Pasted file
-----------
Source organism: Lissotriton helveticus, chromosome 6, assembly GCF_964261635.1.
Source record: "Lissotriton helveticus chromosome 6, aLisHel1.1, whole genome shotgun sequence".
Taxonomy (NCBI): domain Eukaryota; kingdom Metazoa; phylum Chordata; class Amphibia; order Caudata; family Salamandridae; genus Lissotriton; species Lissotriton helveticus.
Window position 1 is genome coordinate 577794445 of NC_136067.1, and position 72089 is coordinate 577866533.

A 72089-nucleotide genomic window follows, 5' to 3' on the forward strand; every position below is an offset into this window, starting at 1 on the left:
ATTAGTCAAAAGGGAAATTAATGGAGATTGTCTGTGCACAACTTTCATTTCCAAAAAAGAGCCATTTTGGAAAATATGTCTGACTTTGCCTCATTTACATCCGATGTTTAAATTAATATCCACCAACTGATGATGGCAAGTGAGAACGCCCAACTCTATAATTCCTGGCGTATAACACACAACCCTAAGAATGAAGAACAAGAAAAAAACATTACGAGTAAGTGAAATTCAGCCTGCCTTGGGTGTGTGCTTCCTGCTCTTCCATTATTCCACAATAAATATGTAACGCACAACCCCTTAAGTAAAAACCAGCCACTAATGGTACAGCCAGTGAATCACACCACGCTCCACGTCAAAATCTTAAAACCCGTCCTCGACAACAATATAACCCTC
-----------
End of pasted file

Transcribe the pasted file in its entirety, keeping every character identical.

Source organism: Lissotriton helveticus, chromosome 6, assembly GCF_964261635.1.
Source record: "Lissotriton helveticus chromosome 6, aLisHel1.1, whole genome shotgun sequence".
Taxonomy (NCBI): domain Eukaryota; kingdom Metazoa; phylum Chordata; class Amphibia; order Caudata; family Salamandridae; genus Lissotriton; species Lissotriton helveticus.
Window position 1 is genome coordinate 577794445 of NC_136067.1, and position 72089 is coordinate 577866533.

A 72089-nucleotide genomic window follows, 5' to 3' on the forward strand; every position below is an offset into this window, starting at 1 on the left:
ATTAGTCAAAAGGGAAATTAATGGAGATTGTCTGTGCACAACTTTCATTTCCAAAAAAGAGCCATTTTGGAAAATATGTCTGACTTTGCCTCATTTACATCCGATGTTTAAATTAATATCCACCAACTGATGATGGCAAGTGAGAACGCCCAACTCTATAATTCCTGGCGTATAACACACAACCCTAAGAATGAAGAACAAGAAAAAAACATTACGAGTAAGTGAAATTCAGCCTGCCTTGGGTGTGTGCTTCCTGCTCTTCCATTATTCCACAATAAATATGTAACGCACAACCCCTTAAGTAAAAACCAGCCACTAATGGTACAGCCAGTGAATCACACCACGCTCCACGTCAAAATCTTAAAACCCGTCCTCGACAACAATATAACCCTC